Journal ID (publisher-id): jgi
Publisher: Centre for Addiction and Mental Health
© 1999-2003 The Centre for Addiction and Mental Health
Received Day: 20 Month: October Year: 2003
Publication date: February 2004
Publisher Id: jgi.2004.10.11
|Chasing – It's not just about the money: Clinical reflections|
|Affiliation: Trimeridian, Inc., Mentor, Ohio, U.S.A. E-mail: email@example.com
[This article prints out to about 5 pages.]
Loreen Rugle, PhD is a clinical psychologist and she has focused on treatment and research of pathological gambling since 1984. She is currently clinical director for Trimeridian, Inc., a company dedicated to the treatment and research of problem and pathological gambling that has provided problem gambling technical assistance in Arizona, Indiana, Illinois, Louisiana and Washington. Trimeridian has also operated inpatient and outpatient treatment programs in Indiana and Las Vegas. Prior to her work with Trimeridian she was coordinator of the Brecksville Veterans Administration Gambling Treatment Program from 1989 to 1992. She maintained her clinical and research involvement with pathological gambling as she became deputy director of the Veterans Addiction Recovery Center at Brecksville, Ohio.
Dr. Rugle has published on attention deficits and personality factors in pathological gamblers, comparisons of pathological gamblers and substance abusers and treatment approaches to pathological gambling.
Henry Lesieur's book, The Chase: Career of the Compulsive Gambler (1984), focuses on the financial aspects of pathological gamblers' increasingly desperate need to win or get even. This essay suggests that the concept of “chasing” can be extended to explore how gamblers chase in their attempt to meet emotional and spiritual needs. Clinical case examples are presented and implications for treatment are discussed.
The Chase (Lesieur, 1984) is one of the seminal works in the field of problem gambling. Its description of the gambler's need to pursue money to cover losses in an ever narrowing spiral and repeatedly returning to gamble with increasing desperation to try to win back losses, depicts one of the key dynamics of pathological gambling.
The financial aspects of chasing are certainly what many, if not most, pathological gamblers are focused on when they enter treatment. One of the most common irrational beliefs among the gamblers I have treated is that “money will solve my problems.” However, the behavior of one of my current clients contradicts this belief. After severe losses he gambled again and won enough money to pay off most of his gambling debt. But he was unable to actually carry out his plan to withdraw his winnings from his offshore sports betting account. Of course, he bet this money and lost again. Although he is able to acknowledge, at least in part, that no matter how much money he won at times, it was never enough. He also clings tenaciously to the distorted belief that his gambling is about money.
Clearly, in this client's case and many other clients I have worked with, chasing is about more than throwing good money after bad. It involves more than the material need for money; it is about emotional and spiritual need as well. Many gamblers are chasing ego losses. Richard Rosenthal (1995) wrote persuasively about the phenomena of the “bad beat,” the fluky loss that robs the gambler of a “sure win.” Losses like this may enrage the gambler who feels that fate has been unfair. This kind of thinking contributes to a sense of victimization and vulnerability. The gambler must therefore chase to overcome these feelings so he/she can regain a sense of power and control. The gambler focuses on having power over something external; power over the other players at the table or the fall of the dice. Gamblers may think that power and control can also mean having special knowledge, skills, abilities or luck that allow them to feel protected and invulnerable. The more the gambler loses, the more out of control, and small and vulnerable he/she feels, and the more desperate the chasing becomes.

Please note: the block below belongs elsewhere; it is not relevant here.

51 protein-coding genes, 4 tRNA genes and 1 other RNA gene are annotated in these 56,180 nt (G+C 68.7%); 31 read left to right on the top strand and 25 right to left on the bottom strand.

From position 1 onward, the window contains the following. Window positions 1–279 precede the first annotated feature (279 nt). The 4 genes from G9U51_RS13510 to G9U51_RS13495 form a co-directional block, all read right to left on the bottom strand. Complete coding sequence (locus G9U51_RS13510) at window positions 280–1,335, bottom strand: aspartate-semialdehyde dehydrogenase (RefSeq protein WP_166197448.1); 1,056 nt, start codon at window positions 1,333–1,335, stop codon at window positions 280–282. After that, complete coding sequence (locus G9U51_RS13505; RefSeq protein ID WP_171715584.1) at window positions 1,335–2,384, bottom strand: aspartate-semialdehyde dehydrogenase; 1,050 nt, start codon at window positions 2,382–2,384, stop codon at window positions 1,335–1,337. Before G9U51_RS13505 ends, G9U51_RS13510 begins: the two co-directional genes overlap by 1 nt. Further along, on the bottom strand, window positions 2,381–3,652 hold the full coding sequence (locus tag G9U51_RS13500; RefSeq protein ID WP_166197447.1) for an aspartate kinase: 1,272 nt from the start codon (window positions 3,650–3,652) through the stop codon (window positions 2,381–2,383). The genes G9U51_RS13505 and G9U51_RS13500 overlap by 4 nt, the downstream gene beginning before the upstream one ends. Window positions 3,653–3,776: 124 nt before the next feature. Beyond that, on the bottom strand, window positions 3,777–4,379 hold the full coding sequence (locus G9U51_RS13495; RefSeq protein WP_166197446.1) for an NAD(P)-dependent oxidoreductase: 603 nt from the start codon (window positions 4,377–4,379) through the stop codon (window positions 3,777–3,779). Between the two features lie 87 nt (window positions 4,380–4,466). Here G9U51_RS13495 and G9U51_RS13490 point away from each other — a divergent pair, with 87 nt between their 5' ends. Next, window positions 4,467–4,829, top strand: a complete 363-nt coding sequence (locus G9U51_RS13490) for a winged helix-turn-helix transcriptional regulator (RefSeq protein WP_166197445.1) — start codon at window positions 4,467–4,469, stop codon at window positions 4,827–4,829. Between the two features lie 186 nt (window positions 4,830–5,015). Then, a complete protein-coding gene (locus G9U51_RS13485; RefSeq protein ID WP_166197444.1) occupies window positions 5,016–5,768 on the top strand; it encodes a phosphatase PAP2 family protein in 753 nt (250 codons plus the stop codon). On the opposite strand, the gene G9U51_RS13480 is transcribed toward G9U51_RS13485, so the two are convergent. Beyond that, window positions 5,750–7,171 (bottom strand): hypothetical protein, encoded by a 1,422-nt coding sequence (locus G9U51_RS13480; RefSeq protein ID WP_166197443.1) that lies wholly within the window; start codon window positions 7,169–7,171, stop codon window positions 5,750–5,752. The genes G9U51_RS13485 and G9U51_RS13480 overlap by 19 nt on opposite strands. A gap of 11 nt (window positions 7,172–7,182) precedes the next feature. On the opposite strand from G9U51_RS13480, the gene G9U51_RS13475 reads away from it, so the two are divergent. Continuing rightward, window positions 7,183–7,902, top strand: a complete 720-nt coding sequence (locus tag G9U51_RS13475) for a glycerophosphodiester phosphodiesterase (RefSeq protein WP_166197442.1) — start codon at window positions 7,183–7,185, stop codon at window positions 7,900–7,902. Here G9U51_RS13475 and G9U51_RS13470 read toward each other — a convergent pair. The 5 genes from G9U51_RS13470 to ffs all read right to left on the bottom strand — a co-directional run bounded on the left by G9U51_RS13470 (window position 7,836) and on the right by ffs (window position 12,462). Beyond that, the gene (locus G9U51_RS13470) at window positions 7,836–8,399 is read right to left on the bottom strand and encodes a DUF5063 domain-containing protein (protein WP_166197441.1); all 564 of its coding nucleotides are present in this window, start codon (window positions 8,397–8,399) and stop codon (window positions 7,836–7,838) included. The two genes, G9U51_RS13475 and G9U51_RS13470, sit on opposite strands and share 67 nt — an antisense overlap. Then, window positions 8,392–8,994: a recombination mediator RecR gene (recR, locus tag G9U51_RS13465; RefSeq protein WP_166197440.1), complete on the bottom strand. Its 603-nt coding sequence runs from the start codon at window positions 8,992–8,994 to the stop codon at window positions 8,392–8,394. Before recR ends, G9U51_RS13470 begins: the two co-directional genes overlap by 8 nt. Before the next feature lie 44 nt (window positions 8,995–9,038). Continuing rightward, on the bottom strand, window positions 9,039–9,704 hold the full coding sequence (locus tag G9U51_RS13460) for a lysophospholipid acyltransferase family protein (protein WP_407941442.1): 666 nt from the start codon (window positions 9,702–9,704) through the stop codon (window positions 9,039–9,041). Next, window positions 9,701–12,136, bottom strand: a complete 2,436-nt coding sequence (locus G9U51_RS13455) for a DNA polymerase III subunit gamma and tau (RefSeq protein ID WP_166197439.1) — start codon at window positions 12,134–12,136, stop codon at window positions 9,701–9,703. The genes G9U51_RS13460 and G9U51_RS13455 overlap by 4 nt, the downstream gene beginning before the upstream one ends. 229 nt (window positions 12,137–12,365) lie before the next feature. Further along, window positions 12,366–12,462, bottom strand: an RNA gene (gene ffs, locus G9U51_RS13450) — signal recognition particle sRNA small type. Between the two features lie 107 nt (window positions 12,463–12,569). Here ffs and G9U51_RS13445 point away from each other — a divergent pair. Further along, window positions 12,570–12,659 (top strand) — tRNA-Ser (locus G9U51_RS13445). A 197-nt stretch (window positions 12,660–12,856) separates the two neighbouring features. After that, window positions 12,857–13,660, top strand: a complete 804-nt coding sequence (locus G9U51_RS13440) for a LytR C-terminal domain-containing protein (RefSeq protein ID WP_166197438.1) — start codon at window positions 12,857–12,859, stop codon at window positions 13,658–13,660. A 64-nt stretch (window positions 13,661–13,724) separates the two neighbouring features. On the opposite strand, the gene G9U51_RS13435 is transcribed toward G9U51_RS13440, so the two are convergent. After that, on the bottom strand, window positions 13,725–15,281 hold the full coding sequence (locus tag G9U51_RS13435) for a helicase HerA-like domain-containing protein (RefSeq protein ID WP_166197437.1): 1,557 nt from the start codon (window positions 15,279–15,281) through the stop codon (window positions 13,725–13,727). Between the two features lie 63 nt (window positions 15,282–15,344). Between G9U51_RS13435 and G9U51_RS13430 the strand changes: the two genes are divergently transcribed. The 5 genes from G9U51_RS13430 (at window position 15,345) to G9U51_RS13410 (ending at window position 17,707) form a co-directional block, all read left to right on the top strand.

Gamblers seeking relief and escape often care little about winning. Rather, research has suggested that their goal is to keep gambling as long as possible (Hing & Breen, 2001). What these gamblers are chasing is oblivion: repeatedly returning to gambling, even though they often don't expect to win. They use gambling as an escape from life's problems rather than as a way to cope with their problems in a more effective manner; yet, their problems mount, and they feel increasingly overwhelmed. They continually return to gambling to chase an illusory feeling of peace. Gambling also adds to their existing problems, so the chasing intensifies.
One client described a horrendous childhood of chaos and abuse. When her abusive, alcoholic father would come home, he started yelling at whomever he saw first. When this happened, she would curl up in a corner and pretend she was invisible. She described the time that she spent playing video poker as giving her the same relief. She could be at her machine and be invisible, oblivious to any pain and stress in her life. No one could hurt her while she was gambling.